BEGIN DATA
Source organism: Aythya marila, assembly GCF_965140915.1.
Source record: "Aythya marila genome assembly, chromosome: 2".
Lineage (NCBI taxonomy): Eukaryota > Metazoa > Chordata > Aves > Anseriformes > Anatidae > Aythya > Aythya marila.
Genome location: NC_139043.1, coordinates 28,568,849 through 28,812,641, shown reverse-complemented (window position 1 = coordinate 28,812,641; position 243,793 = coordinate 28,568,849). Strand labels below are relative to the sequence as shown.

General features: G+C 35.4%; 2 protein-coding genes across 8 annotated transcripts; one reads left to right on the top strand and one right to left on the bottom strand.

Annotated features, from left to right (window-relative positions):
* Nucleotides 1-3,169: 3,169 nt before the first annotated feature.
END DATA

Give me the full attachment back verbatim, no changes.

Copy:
Source organism: Aythya marila, assembly GCF_965140915.1.
Source record: "Aythya marila genome assembly, chromosome: 2".
Lineage (NCBI taxonomy): Eukaryota > Metazoa > Chordata > Aves > Anseriformes > Anatidae > Aythya > Aythya marila.
Genome location: NC_139043.1, coordinates 28,568,849 through 28,812,641, shown reverse-complemented (window position 1 = coordinate 28,812,641; position 243,793 = coordinate 28,568,849). Strand labels below are relative to the sequence as shown.

General features: G+C 35.4%; 2 protein-coding genes across 8 annotated transcripts; one reads left to right on the top strand and one right to left on the bottom strand.

Annotated features, from left to right (window-relative positions):
* Nucleotides 1-3,169: 3,169 nt before the first annotated feature.